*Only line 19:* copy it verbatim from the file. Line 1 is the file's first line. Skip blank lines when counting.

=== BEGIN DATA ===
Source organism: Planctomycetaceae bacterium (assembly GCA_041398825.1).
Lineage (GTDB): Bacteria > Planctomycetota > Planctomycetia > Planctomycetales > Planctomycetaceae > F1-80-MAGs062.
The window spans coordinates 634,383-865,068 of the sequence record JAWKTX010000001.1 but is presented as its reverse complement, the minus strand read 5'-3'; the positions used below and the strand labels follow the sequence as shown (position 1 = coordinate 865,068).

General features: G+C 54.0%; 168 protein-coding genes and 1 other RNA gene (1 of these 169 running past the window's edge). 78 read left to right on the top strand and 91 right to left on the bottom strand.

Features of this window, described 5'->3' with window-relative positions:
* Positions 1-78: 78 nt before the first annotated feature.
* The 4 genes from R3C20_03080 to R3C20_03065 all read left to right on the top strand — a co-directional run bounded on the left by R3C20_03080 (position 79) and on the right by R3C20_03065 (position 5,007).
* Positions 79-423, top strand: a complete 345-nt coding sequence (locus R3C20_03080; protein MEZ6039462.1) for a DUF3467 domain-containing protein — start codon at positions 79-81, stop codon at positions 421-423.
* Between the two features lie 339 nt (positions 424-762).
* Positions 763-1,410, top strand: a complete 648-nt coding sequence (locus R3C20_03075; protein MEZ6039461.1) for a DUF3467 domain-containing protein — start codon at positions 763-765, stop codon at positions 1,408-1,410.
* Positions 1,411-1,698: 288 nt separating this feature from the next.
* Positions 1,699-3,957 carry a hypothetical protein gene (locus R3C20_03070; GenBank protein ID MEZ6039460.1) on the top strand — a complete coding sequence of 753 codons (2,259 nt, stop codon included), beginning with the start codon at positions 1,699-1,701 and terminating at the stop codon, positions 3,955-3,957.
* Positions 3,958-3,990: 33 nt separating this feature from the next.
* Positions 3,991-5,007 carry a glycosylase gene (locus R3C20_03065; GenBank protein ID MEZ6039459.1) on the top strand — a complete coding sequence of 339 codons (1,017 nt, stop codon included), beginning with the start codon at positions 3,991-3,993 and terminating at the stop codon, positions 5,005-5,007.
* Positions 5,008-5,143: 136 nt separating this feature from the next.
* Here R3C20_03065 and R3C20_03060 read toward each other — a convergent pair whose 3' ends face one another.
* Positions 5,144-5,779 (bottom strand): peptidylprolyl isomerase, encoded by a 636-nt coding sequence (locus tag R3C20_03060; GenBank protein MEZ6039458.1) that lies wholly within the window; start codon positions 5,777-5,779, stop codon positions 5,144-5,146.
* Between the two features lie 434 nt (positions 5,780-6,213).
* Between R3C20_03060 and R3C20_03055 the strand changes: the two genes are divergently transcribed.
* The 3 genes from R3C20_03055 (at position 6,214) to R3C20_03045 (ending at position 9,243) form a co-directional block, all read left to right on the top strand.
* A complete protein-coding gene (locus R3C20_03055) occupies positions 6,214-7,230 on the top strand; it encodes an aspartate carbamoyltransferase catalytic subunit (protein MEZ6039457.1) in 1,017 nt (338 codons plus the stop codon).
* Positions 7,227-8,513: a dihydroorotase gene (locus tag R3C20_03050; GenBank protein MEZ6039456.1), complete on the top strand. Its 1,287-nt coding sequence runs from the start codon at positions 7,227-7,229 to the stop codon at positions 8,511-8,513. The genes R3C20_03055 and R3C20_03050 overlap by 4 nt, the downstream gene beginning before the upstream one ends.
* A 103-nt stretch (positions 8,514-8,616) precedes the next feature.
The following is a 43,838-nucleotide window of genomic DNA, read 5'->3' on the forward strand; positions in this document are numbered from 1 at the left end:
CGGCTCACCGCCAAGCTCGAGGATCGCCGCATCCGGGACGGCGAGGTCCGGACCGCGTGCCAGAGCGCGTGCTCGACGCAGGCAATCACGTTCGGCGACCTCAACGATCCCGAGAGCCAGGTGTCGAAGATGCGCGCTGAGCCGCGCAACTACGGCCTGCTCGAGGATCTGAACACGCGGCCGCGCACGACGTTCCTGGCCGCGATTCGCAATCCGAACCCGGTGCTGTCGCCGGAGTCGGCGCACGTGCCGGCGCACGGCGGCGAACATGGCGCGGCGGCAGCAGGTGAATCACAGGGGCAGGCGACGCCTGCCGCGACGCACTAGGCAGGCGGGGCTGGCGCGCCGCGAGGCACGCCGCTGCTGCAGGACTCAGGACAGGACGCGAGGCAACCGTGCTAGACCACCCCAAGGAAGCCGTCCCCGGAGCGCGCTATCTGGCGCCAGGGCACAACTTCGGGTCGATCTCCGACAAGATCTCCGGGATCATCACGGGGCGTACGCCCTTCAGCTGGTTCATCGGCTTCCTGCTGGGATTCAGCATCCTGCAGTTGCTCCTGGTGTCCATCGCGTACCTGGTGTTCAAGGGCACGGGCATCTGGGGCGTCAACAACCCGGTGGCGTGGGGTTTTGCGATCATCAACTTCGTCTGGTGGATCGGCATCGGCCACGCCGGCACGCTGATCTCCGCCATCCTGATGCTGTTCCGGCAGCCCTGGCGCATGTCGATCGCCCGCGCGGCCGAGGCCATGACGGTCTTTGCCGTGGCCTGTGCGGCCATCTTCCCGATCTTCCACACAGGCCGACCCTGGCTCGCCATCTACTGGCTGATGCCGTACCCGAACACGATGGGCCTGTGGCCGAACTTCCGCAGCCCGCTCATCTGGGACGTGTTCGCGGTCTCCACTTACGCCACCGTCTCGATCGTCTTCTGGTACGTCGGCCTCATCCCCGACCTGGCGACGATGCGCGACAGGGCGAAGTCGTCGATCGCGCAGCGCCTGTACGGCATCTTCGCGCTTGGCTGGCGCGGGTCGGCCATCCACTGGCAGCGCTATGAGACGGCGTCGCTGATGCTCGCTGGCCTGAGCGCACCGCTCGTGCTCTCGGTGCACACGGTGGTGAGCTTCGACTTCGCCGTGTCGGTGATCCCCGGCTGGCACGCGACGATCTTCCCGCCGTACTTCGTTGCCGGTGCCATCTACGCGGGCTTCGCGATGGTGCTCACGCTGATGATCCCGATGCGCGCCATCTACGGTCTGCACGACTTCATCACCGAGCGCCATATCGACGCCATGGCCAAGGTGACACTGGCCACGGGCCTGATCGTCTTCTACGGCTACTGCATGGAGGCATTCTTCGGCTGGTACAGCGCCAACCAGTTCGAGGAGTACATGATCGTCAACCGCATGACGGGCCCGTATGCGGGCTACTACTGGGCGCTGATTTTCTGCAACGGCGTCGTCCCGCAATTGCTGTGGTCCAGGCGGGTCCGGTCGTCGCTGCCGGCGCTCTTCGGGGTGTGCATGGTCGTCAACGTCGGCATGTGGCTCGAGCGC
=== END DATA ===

* Between R3C20_03060 and R3C20_03055 the strand changes: the two genes are divergently transcribed.